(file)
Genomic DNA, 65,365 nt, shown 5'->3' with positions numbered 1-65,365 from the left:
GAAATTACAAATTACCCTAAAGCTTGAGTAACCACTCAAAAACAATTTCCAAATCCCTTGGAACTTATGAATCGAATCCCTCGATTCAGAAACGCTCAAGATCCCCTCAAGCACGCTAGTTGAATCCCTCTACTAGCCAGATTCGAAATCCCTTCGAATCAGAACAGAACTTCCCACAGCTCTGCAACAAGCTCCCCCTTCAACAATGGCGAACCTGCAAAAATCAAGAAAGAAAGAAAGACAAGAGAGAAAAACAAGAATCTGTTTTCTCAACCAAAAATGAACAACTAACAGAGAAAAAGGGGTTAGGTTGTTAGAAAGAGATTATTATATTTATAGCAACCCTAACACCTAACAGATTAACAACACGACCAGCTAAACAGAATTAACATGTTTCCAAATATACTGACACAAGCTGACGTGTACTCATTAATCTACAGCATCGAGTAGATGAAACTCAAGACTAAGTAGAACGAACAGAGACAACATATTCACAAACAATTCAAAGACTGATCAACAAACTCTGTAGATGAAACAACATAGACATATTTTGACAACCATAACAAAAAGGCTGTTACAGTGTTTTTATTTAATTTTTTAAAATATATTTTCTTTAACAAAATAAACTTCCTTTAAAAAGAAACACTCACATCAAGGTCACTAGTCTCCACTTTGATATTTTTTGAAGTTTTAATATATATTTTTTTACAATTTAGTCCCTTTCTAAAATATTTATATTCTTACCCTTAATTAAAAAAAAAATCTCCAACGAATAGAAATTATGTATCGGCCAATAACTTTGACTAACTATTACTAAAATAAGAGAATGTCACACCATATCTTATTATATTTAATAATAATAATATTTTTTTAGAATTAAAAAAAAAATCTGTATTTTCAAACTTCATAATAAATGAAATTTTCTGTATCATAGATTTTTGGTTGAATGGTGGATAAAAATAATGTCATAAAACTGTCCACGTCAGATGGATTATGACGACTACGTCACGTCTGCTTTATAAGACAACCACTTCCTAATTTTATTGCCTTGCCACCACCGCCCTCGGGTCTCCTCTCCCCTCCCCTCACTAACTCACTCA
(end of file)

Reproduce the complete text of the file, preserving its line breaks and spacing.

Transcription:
Genomic DNA, 65,365 nt, shown 5'->3' with positions numbered 1-65,365 from the left:
GAAATTACAAATTACCCTAAAGCTTGAGTAACCACTCAAAAACAATTTCCAAATCCCTTGGAACTTATGAATCGAATCCCTCGATTCAGAAACGCTCAAGATCCCCTCAAGCACGCTAGTTGAATCCCTCTACTAGCCAGATTCGAAATCCCTTCGAATCAGAACAGAACTTCCCACAGCTCTGCAACAAGCTCCCCCTTCAACAATGGCGAACCTGCAAAAATCAAGAAAGAAAGAAAGACAAGAGAGAAAAACAAGAATCTGTTTTCTCAACCAAAAATGAACAACTAACAGAGAAAAAGGGGTTAGGTTGTTAGAAAGAGATTATTATATTTATAGCAACCCTAACACCTAACAGATTAACAACACGACCAGCTAAACAGAATTAACATGTTTCCAAATATACTGACACAAGCTGACGTGTACTCATTAATCTACAGCATCGAGTAGATGAAACTCAAGACTAAGTAGAACGAACAGAGACAACATATTCACAAACAATTCAAAGACTGATCAACAAACTCTGTAGATGAAACAACATAGACATATTTTGACAACCATAACAAAAAGGCTGTTACAGTGTTTTTATTTAATTTTTTAAAATATATTTTCTTTAACAAAATAAACTTCCTTTAAAAAGAAACACTCACATCAAGGTCACTAGTCTCCACTTTGATATTTTTTGAAGTTTTAATATATATTTTTTTACAATTTAGTCCCTTTCTAAAATATTTATATTCTTACCCTTAATTAAAAAAAAAATCTCCAACGAATAGAAATTATGTATCGGCCAATAACTTTGACTAACTATTACTAAAATAAGAGAATGTCACACCATATCTTATTATATTTAATAATAATAATATTTTTTTAGAATTAAAAAAAAAATCTGTATTTTCAAACTTCATAATAAATGAAATTTTCTGTATCATAGATTTTTGGTTGAATGGTGGATAAAAATAATGTCATAAAACTGTCCACGTCAGATGGATTATGACGACTACGTCACGTCTGCTTTATAAGACAACCACTTCCTAATTTTATTGCCTTGCCACCACCGCCCTCGGGTCTCCTCTCCCCTCCCCTCACTAACTCACTCA